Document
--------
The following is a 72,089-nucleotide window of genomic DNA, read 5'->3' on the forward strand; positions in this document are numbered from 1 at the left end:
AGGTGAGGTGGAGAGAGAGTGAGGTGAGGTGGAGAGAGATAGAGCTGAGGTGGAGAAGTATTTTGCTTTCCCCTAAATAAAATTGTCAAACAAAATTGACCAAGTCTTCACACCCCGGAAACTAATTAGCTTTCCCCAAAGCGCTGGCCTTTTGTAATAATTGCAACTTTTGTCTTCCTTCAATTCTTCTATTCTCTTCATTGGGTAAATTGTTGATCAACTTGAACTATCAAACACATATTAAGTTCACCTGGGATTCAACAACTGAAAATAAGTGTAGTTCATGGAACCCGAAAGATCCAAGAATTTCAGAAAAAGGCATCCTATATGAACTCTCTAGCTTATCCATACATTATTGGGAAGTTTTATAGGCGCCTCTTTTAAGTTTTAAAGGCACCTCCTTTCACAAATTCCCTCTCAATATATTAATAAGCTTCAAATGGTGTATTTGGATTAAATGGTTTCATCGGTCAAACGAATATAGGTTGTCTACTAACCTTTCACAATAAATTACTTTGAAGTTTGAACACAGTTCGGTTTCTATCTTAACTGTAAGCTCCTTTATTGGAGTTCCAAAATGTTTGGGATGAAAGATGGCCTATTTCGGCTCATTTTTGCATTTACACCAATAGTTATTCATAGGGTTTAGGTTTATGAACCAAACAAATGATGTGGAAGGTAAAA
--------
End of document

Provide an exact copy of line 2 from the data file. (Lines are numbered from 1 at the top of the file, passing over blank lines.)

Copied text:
AGGTGAGGTGGAGAGAGAGTGAGGTGAGGTGGAGAGAGATAGAGCTGAGGTGGAGAAGTATTTTGCTTTCCCCTAAATAAAATTGTCAAACAAAATTGACCAAGTCTTCACACCCCGGAAACTAATTAGCTTTCCCCAAAGCGCTGGCCTTTTGTAATAATTGCAACTTTTGTCTTCCTTCAATTCTTCTATTCTCTTCATTGGGTAAATTGTTGATCAACTTGAACTATCAAACACATATTAAGTTCACCTGGGATTCAACAACTGAAAATAAGTGTAGTTCATGGAACCCGAAAGATCCAAGAATTTCAGAAAAAGGCATCCTATATGAACTCTCTAGCTTATCCATACATTATTGGGAAGTTTTATAGGCGCCTCTTTTAAGTTTTAAAGGCACCTCCTTTCACAAATTCCCTCTCAATATATTAATAAGCTTCAAATGGTGTATTTGGATTAAATGGTTTCATCGGTCAAACGAATATAGGTTGTCTACTAACCTTTCACAATAAATTACTTTGAAGTTTGAACACAGTTCGGTTTCTATCTTAACTGTAAGCTCCTTTATTGGAGTTCCAAAATGTTTGGGATGAAAGATGGCCTATTTCGGCTCATTTTTGCATTTACACCAATAGTTATTCATAGGGTTTAGGTTTATGAACCAAACAAATGATGTGGAAGGTAAAA